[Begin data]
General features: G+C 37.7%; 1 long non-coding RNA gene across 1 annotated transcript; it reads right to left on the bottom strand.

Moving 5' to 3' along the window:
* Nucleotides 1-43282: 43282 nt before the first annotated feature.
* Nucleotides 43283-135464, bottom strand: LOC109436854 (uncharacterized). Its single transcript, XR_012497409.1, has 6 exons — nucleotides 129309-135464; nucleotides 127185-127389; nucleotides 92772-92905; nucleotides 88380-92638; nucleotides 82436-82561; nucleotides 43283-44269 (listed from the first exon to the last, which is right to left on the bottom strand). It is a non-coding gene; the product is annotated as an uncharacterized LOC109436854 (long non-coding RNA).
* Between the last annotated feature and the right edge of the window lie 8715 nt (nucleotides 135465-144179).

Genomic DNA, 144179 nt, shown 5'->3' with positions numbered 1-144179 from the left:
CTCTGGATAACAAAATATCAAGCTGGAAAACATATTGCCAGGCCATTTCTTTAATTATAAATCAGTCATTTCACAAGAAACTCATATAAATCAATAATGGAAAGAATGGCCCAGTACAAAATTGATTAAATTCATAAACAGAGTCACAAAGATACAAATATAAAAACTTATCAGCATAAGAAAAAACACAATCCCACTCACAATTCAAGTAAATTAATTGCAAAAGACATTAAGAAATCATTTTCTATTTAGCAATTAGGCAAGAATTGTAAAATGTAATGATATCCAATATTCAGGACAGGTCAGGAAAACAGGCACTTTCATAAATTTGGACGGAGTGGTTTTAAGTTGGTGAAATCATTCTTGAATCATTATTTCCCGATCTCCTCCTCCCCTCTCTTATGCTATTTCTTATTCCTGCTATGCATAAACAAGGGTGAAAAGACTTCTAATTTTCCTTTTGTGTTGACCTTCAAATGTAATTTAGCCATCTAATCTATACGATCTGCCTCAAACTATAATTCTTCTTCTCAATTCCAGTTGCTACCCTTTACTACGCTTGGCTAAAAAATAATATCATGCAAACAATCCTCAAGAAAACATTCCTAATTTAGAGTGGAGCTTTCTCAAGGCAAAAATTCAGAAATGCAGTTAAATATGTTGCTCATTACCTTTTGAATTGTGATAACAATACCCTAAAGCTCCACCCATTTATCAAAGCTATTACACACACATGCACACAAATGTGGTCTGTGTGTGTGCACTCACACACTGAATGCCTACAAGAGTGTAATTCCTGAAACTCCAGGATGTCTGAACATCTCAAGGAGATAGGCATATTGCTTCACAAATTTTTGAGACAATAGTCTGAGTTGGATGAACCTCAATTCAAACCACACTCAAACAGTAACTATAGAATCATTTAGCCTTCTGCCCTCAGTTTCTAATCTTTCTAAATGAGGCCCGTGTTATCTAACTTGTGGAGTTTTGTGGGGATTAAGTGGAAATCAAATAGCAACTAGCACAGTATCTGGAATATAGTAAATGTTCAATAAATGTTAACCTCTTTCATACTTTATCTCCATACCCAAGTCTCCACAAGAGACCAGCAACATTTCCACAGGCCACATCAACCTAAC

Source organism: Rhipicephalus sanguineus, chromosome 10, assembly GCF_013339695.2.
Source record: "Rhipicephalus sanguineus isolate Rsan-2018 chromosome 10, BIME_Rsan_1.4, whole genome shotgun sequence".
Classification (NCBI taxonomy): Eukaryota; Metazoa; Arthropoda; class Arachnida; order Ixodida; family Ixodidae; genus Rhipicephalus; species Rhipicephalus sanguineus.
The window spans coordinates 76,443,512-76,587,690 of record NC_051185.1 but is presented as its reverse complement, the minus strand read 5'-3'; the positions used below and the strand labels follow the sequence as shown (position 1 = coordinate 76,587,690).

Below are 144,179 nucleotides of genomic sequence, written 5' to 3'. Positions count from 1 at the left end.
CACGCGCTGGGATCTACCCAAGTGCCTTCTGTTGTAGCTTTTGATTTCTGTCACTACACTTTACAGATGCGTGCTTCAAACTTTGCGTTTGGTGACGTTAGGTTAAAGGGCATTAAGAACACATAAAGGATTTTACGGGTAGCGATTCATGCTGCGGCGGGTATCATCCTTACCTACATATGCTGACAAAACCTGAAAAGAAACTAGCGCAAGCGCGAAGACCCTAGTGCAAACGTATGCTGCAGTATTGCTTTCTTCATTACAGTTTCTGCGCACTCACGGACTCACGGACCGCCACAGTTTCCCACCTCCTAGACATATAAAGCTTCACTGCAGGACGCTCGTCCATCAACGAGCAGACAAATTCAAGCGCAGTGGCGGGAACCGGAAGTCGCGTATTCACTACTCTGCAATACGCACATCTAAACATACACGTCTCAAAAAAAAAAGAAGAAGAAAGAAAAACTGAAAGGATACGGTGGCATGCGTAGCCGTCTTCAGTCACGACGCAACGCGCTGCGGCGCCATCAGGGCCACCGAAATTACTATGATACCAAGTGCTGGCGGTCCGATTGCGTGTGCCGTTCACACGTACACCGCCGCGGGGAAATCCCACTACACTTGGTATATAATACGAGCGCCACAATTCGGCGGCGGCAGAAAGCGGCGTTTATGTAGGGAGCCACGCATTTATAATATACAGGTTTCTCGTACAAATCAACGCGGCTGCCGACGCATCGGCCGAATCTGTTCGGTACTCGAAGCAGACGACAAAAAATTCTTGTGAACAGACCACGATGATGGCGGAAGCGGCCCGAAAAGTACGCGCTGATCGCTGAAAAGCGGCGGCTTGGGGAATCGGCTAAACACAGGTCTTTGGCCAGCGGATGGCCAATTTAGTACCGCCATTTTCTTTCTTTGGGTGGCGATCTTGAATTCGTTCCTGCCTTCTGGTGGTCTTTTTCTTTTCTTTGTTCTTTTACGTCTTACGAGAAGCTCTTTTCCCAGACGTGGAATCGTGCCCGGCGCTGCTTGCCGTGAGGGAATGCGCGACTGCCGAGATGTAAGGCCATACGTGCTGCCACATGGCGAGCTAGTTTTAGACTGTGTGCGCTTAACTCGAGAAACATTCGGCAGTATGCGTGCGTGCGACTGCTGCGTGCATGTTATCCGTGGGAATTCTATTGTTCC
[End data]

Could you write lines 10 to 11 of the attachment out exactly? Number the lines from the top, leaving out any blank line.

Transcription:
Classification (NCBI taxonomy): Eukaryota; Metazoa; Arthropoda; class Arachnida; order Ixodida; family Ixodidae; genus Rhipicephalus; species Rhipicephalus sanguineus.
The window spans coordinates 76,443,512-76,587,690 of record NC_051185.1 but is presented as its reverse complement, the minus strand read 5'-3'; the positions used below and the strand labels follow the sequence as shown (position 1 = coordinate 76,587,690).